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What Is the IRA Withdrawal Age?

While planning for your future, you might be wondering where to invest your money for safekeeping and growth. After all, you’ve worked hard throughout your life to collect a nest egg for when you retire; you want to make sure you are making the most out of it.

When looking into different IRA accounts that you can contribute to, one thing you might take into consideration is the IRA withdrawal age and how that will impact you and your future. Luckily, TurboTax experts can help you understand IRAs at any point throughout the tax year, but we’ve also compiled a complete guide to understanding the ins and outs of withdrawing from an IRA account. 

When Can I Withdraw My IRA Without Penalty?

Understanding when you are able to withdraw your IRA funds is a crucial part of deciding how you want to invest your money. Most IRA plans follow the same withdrawal patterns, but it’s important to know the distinctions of each plan. 

Traditional IRA 

For a traditional IRA, if you take a distribution before the age of 59.5, you will be taxed at your normal tax rate and penalized 10% of the distribution amount. Once you’ve hit the age of 59.5, you may start to take distributions without the 10% penalty, but you will still be taxed, as these funds went into your account with pre-tax dollars. 

There are certain circumstances where you can take an early IRA withdrawal before the age of 59.5 and avoid the 10% penalty; these include:

  • Qualified higher education expenses: This includes room and board, tuition, fees and supplies for yourself or your spouse, children and grandchildren.



  • Home purchase: You can withdraw up to $10,000 toward the purchase of your first home. 



  • Birth or adoption of a child: You can withdraw up to $5,000 following the birth or adoption of a child. 



  • Medical expenses and health insurance premiums: You can take a distribution for unreimbursed medical expenses. These must exceed 7.5% of your adjusted gross income (AGI). You can also withdraw to pay for health insurance premiums for yourself, your spouse or your children when you are unemployed for 12 weeks or more. 



  • Substantially equal payments: If you take a series of distributions that are spread equally over your life, you can avoid the penalty. You must take one distribution per year and cannot modify the schedule until five years have passed or you become 59.5, whichever is later.  



  • Qualified reservist distributions: If you’re called to active duty for more than 179 days, you can take a penalty-free distribution, although it must be made during the period of active duty. 



  • Death or total and permanent disability: You can withdraw IRA funds without penalty if you become disabled, and if you die, your beneficiary or estate can withdraw without penalty.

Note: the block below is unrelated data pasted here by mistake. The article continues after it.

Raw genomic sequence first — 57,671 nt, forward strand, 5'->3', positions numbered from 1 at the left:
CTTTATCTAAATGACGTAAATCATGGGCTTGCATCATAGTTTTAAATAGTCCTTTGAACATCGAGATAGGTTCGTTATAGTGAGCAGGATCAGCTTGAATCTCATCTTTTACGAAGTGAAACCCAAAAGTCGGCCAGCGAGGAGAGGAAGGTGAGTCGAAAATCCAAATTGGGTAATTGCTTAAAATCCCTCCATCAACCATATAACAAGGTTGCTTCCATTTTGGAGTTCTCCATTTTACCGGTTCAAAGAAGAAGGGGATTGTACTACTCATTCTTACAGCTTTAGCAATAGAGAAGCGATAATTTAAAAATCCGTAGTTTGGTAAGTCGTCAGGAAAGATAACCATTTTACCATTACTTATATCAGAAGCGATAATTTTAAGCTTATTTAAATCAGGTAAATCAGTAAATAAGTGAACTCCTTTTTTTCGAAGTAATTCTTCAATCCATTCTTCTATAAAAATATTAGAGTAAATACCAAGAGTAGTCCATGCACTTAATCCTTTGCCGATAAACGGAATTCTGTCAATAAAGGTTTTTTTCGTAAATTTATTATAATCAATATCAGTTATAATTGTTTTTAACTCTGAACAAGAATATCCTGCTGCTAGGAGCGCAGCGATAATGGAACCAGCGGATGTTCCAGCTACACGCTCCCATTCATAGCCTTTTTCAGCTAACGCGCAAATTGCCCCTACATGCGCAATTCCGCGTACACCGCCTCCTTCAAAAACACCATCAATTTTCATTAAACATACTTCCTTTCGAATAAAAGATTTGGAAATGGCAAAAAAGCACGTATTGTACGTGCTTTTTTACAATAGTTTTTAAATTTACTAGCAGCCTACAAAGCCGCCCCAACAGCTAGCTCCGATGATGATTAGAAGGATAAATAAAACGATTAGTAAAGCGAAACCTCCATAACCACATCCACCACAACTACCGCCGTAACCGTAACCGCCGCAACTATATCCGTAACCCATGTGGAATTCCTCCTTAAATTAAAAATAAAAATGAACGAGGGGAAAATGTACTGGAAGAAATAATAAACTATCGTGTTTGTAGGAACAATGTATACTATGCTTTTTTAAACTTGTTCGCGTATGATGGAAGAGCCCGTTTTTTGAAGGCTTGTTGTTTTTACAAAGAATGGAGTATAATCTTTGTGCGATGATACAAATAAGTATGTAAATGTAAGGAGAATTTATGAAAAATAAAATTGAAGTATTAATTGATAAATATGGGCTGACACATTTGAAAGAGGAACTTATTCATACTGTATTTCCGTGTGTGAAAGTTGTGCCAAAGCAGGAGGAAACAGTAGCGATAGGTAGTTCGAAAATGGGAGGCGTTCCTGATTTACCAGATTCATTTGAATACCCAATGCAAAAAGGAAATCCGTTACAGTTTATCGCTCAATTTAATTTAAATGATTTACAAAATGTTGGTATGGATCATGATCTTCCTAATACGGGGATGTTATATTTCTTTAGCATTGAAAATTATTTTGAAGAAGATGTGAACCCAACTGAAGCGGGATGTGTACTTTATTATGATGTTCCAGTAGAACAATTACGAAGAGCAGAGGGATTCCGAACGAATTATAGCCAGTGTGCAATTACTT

Other IRA Accounts

There are a few other IRA types to keep in mind: 

  • Simplified Employee Pension (SEP) IRA: This type of account allows an employer to make retirement plan contributions to a traditional IRA that is established in the employee’s name. This is usually done by a small business or self-employed individuals. 



  • Savings Incentive Match PLan for Employees (SIMPLE) IRA: This plan is available to small businesses that do not have an alternative type of retirement plan. This is similar to a 401(k) plan, allowing for both employee and employer contributions. 

The SEP-IRA and SIMPLE IRA work similarly to the traditional IRA plan. You can take distributions from these plans at any time; however, you will be subject to a 10% penalty and income taxes if you are under the age of 59.5, and just income taxes if over the age of 59.5. The same circumstances that might help you avoid the 10% penalty are in place with the traditional IRA plan. 

It’s important to note that there is a 25% tax if you withdraw from your SIMPLE IRA in the first two years of the plan being open. This penalty takes the place of the 10% early withdrawal penalty stated above.

Roth IRA

Roth IRAs work a little differently than traditional IRAs, as they provide a little more leeway for the account owner. Unlike the traditional IRA, money contributed to your Roth IRA is post-tax, meaning that it is taxed before it goes into the account. 

You can take a Roth IRA distribution on your contributions at any time without penalty or taxes. If you wish to withdraw your Roth IRA earnings, however, there are certain circumstances where there are no taxes or penalties:

  • You must be age 59.5 or older, and



  • Your Roth IRA account must be active for five years or more

If you wish to make a withdrawal on your earnings from your Roth IRA, are younger than 59.5 and the account is less than five years old, you owe both income taxes and a 10% penalty on distributions. You can avoid the 10% penalty if you meet one of the following criteria:

  • Qualified higher education expenses: This includes room and board, tuition, fees and supplies for yourself or your spouse, children and grandchildren.



  • Home purchase: You can withdraw up to $10,000 toward the purchase of your first home. 



  • Birth or adoption of a child: You can withdraw up to $5,000 following the birth or adoption of a child. 



  • Medical expenses and health insurance premiums: You can take a distribution for unreimbursed medical expenses. These must exceed 7.5% of your adjusted gross income (AGI). You can also withdraw to pay for health insurance premiums for yourself, your spouse or your children when you are unemployed for 12 weeks or more. 



  • Substantially equal payments: If you take a series of distributions that are spread equally over your life, you can avoid the penalty. You must take one distribution per year and cannot modify the schedule until five years have passed or you become 59.5, whichever is later.  



  • Qualified reservist distributions: If you’re called to active duty for more than 179 days, you can take a penalty-free distribution, although it must be made during the period of active duty.